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First published in Phlogiston Thirteen, May 1987.

One of SF’s more traditional preoccupations is with ravening alien hordes of one sort and another. They are generally concerned with raping Earth’s fairest daughters (never Earth’s fairest sons—there is nothing gay about your traditional alien). The reasons for such behaviour are rather hard to understand.

Harry Harrison once considered it from the alien’s point of view and this is what he wrote:

Let us travel in our imagination to the fifth planet of the star Alpha Centauri. This is a watery world whose dominant race has a rough exoskeleton very much like that of terrestrial lobsters. One day on a pleasant beach where the royal princesses are sunning their crunchy green shells, a roaring spaceship lands. From it burst hideous EARTHMEN MONSTERS, soft damp creatures with wet eyes and fingers like worms. One of them rushes to the prime princess, tears off her girdle of pearls and…

And what? All I can think of, attempting to put myself into the boots of a rocketship-riding, lobster grabbing interstellar sex fiend is to do—what? I don’t get many sexual vibes from the princess. Maybe I can take her pearls back to the rocket and hock them at the nearest comet cathouse. But that is about all.

Great Balls of Fire—A History
of Sex in SF Illustration
by Harry Harrison

However, just to prove that nothing is impossible, Philip Jose Farmer (the enfant terrible of SF) actually provided reasonable grounds for such miscegenation to work. In the novel The Lovers and the short stories collected in the book Strange Relations he examines every aspect of the human-alien sexual relationships that you can think of; and a lot that you can’t.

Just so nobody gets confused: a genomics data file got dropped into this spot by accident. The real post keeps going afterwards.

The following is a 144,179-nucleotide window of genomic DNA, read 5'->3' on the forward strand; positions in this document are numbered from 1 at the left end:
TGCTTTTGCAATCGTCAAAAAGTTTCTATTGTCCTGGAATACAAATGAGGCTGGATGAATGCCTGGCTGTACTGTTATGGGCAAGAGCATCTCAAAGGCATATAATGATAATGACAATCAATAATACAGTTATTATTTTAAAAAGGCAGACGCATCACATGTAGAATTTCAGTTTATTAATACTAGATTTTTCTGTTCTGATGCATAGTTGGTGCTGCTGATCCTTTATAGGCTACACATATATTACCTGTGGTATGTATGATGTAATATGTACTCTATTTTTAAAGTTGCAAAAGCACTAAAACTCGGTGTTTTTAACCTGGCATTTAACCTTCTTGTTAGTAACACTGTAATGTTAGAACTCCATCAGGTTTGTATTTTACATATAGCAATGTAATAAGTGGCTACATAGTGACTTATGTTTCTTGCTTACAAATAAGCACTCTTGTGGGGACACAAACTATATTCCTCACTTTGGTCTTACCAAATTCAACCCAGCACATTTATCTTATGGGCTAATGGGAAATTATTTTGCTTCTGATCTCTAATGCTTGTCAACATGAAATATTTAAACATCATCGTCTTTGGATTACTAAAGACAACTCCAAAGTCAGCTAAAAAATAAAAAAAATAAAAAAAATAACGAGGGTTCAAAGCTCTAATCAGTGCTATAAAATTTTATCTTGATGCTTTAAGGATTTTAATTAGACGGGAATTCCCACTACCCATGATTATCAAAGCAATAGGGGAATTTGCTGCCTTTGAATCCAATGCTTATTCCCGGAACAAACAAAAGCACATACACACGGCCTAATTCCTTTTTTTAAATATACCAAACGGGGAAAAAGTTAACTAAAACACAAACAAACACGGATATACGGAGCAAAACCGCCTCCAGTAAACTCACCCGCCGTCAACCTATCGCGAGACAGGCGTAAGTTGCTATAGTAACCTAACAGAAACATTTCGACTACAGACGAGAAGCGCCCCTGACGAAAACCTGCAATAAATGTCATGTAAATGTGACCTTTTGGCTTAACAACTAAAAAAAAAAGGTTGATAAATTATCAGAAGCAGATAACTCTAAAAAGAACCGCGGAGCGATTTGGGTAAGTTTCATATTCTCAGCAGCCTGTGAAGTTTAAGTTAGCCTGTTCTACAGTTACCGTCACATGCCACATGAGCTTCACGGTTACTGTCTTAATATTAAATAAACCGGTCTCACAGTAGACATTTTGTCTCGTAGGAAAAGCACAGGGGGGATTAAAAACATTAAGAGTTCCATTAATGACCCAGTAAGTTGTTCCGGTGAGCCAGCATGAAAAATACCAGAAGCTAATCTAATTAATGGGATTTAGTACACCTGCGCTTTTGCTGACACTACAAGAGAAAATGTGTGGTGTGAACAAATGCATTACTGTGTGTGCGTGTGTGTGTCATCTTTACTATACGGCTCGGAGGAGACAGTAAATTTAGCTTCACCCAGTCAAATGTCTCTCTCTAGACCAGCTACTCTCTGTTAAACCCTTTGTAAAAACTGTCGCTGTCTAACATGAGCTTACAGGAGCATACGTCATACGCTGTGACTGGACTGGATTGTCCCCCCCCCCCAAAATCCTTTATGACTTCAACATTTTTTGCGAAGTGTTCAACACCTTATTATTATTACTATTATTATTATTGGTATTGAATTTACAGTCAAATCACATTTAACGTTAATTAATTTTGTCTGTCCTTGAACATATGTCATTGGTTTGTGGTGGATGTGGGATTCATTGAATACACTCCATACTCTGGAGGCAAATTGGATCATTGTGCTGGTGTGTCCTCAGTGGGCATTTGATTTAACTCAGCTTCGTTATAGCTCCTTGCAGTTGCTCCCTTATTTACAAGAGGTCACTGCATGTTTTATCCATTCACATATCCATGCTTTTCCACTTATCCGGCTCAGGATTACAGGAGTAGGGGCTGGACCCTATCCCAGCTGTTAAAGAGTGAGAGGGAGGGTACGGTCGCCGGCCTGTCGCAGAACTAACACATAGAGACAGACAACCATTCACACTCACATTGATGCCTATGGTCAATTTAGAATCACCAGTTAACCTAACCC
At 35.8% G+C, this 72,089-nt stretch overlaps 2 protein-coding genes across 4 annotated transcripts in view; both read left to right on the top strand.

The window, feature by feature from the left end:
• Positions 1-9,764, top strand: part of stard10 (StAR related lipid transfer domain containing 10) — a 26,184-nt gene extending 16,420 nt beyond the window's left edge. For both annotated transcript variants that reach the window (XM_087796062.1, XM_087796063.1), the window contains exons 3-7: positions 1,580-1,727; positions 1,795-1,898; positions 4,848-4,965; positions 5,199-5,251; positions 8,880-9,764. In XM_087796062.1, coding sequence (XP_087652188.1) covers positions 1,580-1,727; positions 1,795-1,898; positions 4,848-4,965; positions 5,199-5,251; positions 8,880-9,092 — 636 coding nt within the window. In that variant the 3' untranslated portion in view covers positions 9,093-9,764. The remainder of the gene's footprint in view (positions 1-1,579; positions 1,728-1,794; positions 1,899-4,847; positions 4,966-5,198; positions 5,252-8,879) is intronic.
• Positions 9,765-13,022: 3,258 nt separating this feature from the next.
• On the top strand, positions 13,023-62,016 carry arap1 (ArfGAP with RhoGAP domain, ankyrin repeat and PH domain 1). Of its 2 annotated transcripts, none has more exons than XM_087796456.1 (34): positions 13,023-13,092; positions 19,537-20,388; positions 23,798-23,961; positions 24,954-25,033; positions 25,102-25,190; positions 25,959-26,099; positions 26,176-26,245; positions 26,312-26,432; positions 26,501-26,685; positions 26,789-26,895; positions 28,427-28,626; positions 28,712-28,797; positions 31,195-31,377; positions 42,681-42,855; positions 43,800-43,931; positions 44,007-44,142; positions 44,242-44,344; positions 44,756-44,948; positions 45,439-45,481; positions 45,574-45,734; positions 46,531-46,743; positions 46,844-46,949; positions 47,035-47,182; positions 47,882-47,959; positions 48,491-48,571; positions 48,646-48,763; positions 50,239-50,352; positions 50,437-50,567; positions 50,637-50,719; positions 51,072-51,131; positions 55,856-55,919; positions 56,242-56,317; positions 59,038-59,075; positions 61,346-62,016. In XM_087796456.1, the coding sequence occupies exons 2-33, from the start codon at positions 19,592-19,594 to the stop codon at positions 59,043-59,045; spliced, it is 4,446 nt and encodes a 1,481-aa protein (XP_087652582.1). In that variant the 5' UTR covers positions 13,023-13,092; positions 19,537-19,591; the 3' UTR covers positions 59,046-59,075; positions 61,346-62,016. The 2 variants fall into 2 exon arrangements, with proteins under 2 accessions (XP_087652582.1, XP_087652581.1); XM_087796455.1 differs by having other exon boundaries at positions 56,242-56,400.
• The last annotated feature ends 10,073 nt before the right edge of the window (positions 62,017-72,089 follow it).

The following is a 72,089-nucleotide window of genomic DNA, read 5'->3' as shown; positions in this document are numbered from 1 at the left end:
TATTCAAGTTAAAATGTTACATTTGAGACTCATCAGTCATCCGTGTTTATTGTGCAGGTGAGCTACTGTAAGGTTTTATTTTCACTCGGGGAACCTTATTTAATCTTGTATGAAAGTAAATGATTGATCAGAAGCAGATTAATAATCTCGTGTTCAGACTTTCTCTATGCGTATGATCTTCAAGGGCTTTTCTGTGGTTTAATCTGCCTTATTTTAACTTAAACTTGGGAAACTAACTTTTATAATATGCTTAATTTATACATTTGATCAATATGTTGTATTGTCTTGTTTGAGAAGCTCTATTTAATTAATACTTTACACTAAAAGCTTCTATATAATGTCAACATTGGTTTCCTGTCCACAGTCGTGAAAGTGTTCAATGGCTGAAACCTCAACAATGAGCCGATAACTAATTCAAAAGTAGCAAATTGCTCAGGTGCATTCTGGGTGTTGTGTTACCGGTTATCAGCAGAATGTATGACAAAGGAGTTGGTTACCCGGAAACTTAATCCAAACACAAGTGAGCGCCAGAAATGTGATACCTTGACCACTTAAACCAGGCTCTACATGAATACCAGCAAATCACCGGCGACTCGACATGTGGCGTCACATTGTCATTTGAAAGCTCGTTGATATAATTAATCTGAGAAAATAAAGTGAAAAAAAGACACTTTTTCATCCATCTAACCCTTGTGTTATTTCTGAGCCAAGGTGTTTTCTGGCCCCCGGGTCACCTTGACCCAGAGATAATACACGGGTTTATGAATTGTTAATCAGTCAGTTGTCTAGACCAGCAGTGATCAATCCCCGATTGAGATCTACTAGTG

H. G. Wells defined the archetypal bug eyed monster in War of the Worlds. His Martians were simply ravening beasts (at least as far as Earth people were concerned). The novel suggests that they were actually more subtle than this (Wells was an artist and he knew better than to make them that simple) but he started the trend and for a long time the alien in SF was simply a Wellsian monster engaged in the alien equivalent of rape, pillage and conquest. The alien spaceship was the SF equivalent of the Viking longship and in story after story, the alien was simply an amoral animal with no redeeming features. It was all surface, of course. Even the writers of this rubbish, if pressed, would have admitted that they were not attempting to be realistic. But it moved, it was action and excitement. Surely, the argument went, that was all that was necessary to keep the audience happy?

Then there was Stanley G. Weinbaum. In the short story A Martian Odyssey he introduced an alien who was actually a well rounded character who did very bizarre things but obviously had his own very good reasons for doing them—even if we had no idea what those reasons were. The story is horribly dated now, and the prose style makes you shudder (it reeks of the pulp tradition) but despite all that, it did show that an alien did not have to be a Wellsian Martian (or a BEM), it could be a person in its own right.

Weinbaum died young, and there was little more from his pen, but he had pointed the way, and this was back in the 1930s!

Few writers followed the path that Weinbaum pointed out. There was more superficial “excitement” from the Wellsian aspects of the alien. There were tales of mighty space battles and deeds of derring do to write. E. E. “Doc” Smith led the way, and a whole generation of writers followed.

But as SF grew up, the writers outgrew their childish beginnings and began to experiment with something more than a simple story. Space battles are all very well, but there has to be something else. We started to get isolated examples of a more mature approach to the topic.